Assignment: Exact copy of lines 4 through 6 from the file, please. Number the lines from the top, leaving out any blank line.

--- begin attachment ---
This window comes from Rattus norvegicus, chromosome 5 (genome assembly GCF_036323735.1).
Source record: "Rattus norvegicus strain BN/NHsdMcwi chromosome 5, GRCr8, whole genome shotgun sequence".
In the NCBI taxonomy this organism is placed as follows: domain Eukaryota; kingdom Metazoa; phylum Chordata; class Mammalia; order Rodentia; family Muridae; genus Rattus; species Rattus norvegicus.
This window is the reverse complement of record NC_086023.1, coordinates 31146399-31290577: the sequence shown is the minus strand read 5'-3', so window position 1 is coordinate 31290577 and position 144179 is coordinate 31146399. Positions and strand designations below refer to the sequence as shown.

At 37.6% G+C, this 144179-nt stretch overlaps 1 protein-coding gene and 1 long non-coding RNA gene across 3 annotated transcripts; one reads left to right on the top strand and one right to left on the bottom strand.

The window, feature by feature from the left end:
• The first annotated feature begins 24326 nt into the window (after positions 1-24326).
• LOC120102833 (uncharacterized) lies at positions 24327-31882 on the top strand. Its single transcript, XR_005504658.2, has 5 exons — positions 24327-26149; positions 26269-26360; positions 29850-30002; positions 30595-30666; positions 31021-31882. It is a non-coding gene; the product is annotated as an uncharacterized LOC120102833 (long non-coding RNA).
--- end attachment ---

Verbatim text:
This window is the reverse complement of record NC_086023.1, coordinates 31146399-31290577: the sequence shown is the minus strand read 5'-3', so window position 1 is coordinate 31290577 and position 144179 is coordinate 31146399. Positions and strand designations below refer to the sequence as shown.

At 37.6% G+C, this 144179-nt stretch overlaps 1 protein-coding gene and 1 long non-coding RNA gene across 3 annotated transcripts; one reads left to right on the top strand and one right to left on the bottom strand.

The window, feature by feature from the left end: